Evidence consistently shows that same-sex attracted people experience high levels of discrimination, including in the workplace, schools and hospitals. Discrimination may result in conflicted family and other social relationships and diminished emotional and practical support, despite the support of family, friends and, to a lesser extent, professionals having been shown to lessen the destructive impacts of homophobia (Hillier et. al 2005, Green, 2004; Greenan & Tunnell, 2003).
The term ‘minority stress’ captures the negative effects associated with the adverse social conditions experienced by members of a stigmatised social group (DiPlacido, 1998). Minority stress increases vulnerability to mental and physical illness. This is not as a result of identifying as gay, lesbian, bisexual or transgender per se, rather the associated interpersonal difficulties that arise from stigma and non-acceptance from the general community (Psychologists for Marriage Equality, 2012).
Same-sex attracted people are more likely to experience higher levels of abuse, violence and assault. There have also been strong links identified between legal bans on same-sex marriage and homophobic abuse, and higher psychiatric morbidity, feeling unsafe, excessive drug use, self-harm and suicide attempts, and decreased life satisfaction for same-sex attracted people (Barlow et al. 2012).
Same-sex couples also often face intense scrutiny over their capabilities as parents, based solely on their sexual orientation. These beliefs are often not based on personal experience and evidence, but on culturally transmitted myths and stereotypes (Psychologists for Marriage Equality, 1998).
The focus of November’s online survey was to ascertain the views of visitors to the Relationships Australia website on marriage equality.
Previous research finds that…
- The more same-sex attracted people perceive others devalue their relationship, relative to heterosexual relationship, the lower their reported psychological well-being
- Conversely, the more same-sex attracted people feel their relationships are valued in the same ways as opposite-sex relationships, the greater their overall sense of wellbeing
- 15% of male same-sex couples and 25% of female same-sex couples are raising children
More than 2,650 people responded to the Relationships Australia online survey in November 2016. Around three-quarters of survey respondents (76%) identified as female, with more females than males responding in every age group (see figure 1 below). More than eighty-five per cent of survey respondents were aged between 20‑59 years, and almost 40 per cent of respondents comprised women aged between 30-49 years (inclusive).
As for previous surveys, the demographic profile of survey respondents remains consistent with our experience of the groups of people that would be accessing the Relationships Australia website.
There were significant differences in the reports of men and women when they were asked about marriage equality. Almost 90 per cent (89%) of women and 72 per cent of men reported that they though same‑sex couples should be allowed to marry (figure 2). More than 20 per cent of men and 7 per cent of women thought same‑sex couples should not be allowed to marry.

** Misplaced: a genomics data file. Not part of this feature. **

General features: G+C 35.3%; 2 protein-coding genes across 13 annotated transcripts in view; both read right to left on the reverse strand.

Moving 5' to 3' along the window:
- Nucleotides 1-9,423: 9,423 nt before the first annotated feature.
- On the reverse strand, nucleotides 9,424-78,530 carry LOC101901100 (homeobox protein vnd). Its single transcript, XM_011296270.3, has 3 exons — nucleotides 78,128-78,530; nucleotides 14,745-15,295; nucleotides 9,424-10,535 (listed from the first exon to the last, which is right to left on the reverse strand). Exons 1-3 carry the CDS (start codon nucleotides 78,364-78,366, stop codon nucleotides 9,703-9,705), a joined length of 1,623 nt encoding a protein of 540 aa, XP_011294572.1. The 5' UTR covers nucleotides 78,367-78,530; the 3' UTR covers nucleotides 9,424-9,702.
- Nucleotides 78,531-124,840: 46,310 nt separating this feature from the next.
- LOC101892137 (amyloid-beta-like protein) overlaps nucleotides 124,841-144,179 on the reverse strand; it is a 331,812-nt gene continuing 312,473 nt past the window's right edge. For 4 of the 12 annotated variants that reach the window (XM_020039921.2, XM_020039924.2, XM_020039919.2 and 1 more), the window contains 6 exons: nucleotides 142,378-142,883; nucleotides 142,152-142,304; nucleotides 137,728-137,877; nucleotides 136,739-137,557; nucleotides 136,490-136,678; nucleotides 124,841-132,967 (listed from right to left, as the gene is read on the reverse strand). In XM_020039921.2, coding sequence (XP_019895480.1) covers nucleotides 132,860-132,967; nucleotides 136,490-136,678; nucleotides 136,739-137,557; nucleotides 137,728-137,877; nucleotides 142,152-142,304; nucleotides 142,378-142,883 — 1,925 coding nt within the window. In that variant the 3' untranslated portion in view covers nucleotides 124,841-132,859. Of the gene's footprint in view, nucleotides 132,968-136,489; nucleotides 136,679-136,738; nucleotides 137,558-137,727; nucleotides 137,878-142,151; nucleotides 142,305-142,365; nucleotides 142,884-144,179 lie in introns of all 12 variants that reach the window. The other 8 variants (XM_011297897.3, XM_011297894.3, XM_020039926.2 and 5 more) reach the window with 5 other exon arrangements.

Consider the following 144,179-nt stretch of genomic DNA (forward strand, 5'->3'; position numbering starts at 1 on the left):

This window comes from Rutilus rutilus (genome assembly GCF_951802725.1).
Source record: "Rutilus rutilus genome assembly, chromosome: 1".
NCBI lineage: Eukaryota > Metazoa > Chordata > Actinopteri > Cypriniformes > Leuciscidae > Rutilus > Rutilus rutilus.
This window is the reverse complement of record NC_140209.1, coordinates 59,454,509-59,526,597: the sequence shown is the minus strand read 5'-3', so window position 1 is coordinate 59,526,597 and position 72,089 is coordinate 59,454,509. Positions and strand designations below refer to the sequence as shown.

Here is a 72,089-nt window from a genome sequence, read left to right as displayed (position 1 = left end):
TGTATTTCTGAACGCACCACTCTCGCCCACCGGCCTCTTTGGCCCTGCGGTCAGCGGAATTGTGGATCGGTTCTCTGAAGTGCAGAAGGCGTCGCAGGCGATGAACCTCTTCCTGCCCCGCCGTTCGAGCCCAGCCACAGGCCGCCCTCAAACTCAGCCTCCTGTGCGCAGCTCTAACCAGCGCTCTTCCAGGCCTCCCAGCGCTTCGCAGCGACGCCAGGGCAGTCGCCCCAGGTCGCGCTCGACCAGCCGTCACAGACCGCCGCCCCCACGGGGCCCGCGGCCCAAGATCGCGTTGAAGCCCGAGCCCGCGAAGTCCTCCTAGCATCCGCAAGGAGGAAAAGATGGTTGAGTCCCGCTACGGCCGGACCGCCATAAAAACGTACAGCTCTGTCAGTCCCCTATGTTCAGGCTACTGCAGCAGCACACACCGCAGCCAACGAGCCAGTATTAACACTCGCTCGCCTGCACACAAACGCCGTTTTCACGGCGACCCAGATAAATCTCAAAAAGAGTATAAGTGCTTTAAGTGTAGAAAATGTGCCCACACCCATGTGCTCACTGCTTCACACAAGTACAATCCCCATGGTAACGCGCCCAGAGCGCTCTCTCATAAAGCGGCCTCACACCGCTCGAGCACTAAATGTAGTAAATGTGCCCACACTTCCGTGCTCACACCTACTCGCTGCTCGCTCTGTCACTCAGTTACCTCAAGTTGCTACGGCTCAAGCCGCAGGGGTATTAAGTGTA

Survey respondents were more likely to express uncertainty when asked whether there should be a conscience vote or plebiscite/referendum on the issue of same-sex marriage. More than 60 per cent of men and women indicated that they supported a conscience vote in parliament on the issue of same-sex marriage, while more than 20 per cent of women and 11 per cent of men were unsure (figure 3).
The majority of survey respondents did not support a plebiscite or referendum on the issue of same-sex marriage (figure 4).
The majority of survey respondents also reported that they thought same-sex marriage was inevitable (women – 85%, men – 75%).
Barlow, F, K, Dane, S, K, Techakesari, P & Stork-Brett, K, 2012, The psychology of same-sex marriage opposition. School of Psychology. The University of Qld.
DiPlacido, J, 1998, Minority stress among lesbians, gay men, and bisexuals: A consequence of heterosexism, homophobia, and stigmatization. In G. M. Herek (Ed.), Stigma and sexual orientation. Thousand Oaks, CA: Sage.
Green, R, J, 2004, Risk and resilience in lesbian and gay couples: comment on Solomon et al., J. Fam. Psyc, 18(2), 290–292.
Greenan, D, E and Tunnell, G, 2003, Couple therapy with gay men. New York: Guildford Press.
Hillier, L, Turner, A and Mitchell, A, 2005, Writing themselves in again: 6 years on, the 2nd national report on the sexuality, health & well-being of same sex attracted young people in Australia, mon. series no. 50, Melb: Australian Centre for Sex, Health and Society.
Psychologists for Marriage Equality, 2012, Submission to the Senate Inquiry into the Marriage Equality Amendment Bill 2012 and the Marriage Amendment Bill 2012 viewed at http://www.australianmarriageequality.org/wp-content/uploads/2012/04/7.Pyschs-for-equality-Senate-submission.pdf
See also: http://www.australianmarriageequality.org/faqs/3-the-other-benefits-that-come-with-marriage/